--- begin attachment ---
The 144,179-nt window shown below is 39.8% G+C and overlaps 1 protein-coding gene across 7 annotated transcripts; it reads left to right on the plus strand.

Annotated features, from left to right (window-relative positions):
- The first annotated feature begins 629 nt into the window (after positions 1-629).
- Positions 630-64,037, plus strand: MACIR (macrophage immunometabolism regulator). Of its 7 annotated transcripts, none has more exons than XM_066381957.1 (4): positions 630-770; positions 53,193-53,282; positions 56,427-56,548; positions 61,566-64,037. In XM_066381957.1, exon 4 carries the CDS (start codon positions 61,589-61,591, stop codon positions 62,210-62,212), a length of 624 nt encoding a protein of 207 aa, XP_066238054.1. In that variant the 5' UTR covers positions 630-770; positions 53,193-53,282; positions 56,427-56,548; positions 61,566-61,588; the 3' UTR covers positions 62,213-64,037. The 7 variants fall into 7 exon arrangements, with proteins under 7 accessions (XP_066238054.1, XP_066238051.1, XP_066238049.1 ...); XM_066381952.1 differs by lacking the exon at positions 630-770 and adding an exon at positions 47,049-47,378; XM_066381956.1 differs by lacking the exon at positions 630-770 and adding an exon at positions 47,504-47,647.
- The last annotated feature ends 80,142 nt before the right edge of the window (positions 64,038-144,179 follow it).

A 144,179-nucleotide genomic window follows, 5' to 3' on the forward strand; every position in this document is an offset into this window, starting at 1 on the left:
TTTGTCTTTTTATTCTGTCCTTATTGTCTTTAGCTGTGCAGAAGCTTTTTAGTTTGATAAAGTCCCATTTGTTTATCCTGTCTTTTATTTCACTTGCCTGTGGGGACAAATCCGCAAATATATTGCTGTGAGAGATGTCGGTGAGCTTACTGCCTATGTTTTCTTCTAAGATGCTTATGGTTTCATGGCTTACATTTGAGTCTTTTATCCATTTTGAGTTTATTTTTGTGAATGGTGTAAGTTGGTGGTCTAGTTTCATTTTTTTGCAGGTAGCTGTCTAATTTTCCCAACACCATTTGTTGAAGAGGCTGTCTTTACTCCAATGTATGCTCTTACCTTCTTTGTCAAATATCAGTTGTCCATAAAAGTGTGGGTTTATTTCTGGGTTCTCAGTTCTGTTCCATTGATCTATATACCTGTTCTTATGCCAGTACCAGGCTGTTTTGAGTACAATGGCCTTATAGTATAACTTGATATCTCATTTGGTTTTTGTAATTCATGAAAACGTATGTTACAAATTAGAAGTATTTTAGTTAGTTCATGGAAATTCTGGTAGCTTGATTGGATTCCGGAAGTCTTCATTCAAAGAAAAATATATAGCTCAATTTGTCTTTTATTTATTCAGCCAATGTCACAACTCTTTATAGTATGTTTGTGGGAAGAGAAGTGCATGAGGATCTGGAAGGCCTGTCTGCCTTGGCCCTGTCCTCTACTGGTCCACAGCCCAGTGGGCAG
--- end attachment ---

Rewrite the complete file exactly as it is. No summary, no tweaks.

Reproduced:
The 144,179-nt window shown below is 39.8% G+C and overlaps 1 protein-coding gene across 7 annotated transcripts; it reads left to right on the plus strand.

Annotated features, from left to right (window-relative positions):
- The first annotated feature begins 629 nt into the window (after positions 1-629).
- Positions 630-64,037, plus strand: MACIR (macrophage immunometabolism regulator). Of its 7 annotated transcripts, none has more exons than XM_066381957.1 (4): positions 630-770; positions 53,193-53,282; positions 56,427-56,548; positions 61,566-64,037. In XM_066381957.1, exon 4 carries the CDS (start codon positions 61,589-61,591, stop codon positions 62,210-62,212), a length of 624 nt encoding a protein of 207 aa, XP_066238054.1. In that variant the 5' UTR covers positions 630-770; positions 53,193-53,282; positions 56,427-56,548; positions 61,566-61,588; the 3' UTR covers positions 62,213-64,037. The 7 variants fall into 7 exon arrangements, with proteins under 7 accessions (XP_066238054.1, XP_066238051.1, XP_066238049.1 ...); XM_066381952.1 differs by lacking the exon at positions 630-770 and adding an exon at positions 47,049-47,378; XM_066381956.1 differs by lacking the exon at positions 630-770 and adding an exon at positions 47,504-47,647.
- The last annotated feature ends 80,142 nt before the right edge of the window (positions 64,038-144,179 follow it).

A 144,179-nucleotide genomic window follows, 5' to 3' on the forward strand; every position in this document is an offset into this window, starting at 1 on the left:
TTTGTCTTTTTATTCTGTCCTTATTGTCTTTAGCTGTGCAGAAGCTTTTTAGTTTGATAAAGTCCCATTTGTTTATCCTGTCTTTTATTTCACTTGCCTGTGGGGACAAATCCGCAAATATATTGCTGTGAGAGATGTCGGTGAGCTTACTGCCTATGTTTTCTTCTAAGATGCTTATGGTTTCATGGCTTACATTTGAGTCTTTTATCCATTTTGAGTTTATTTTTGTGAATGGTGTAAGTTGGTGGTCTAGTTTCATTTTTTTGCAGGTAGCTGTCTAATTTTCCCAACACCATTTGTTGAAGAGGCTGTCTTTACTCCAATGTATGCTCTTACCTTCTTTGTCAAATATCAGTTGTCCATAAAAGTGTGGGTTTATTTCTGGGTTCTCAGTTCTGTTCCATTGATCTATATACCTGTTCTTATGCCAGTACCAGGCTGTTTTGAGTACAATGGCCTTATAGTATAACTTGATATCTCATTTGGTTTTTGTAATTCATGAAAACGTATGTTACAAATTAGAAGTATTTTAGTTAGTTCATGGAAATTCTGGTAGCTTGATTGGATTCCGGAAGTCTTCATTCAAAGAAAAATATATAGCTCAATTTGTCTTTTATTTATTCAGCCAATGTCACAACTCTTTATAGTATGTTTGTGGGAAGAGAAGTGCATGAGGATCTGGAAGGCCTGTCTGCCTTGGCCCTGTCCTCTACTGGTCCACAGCCCAGTGGGCAG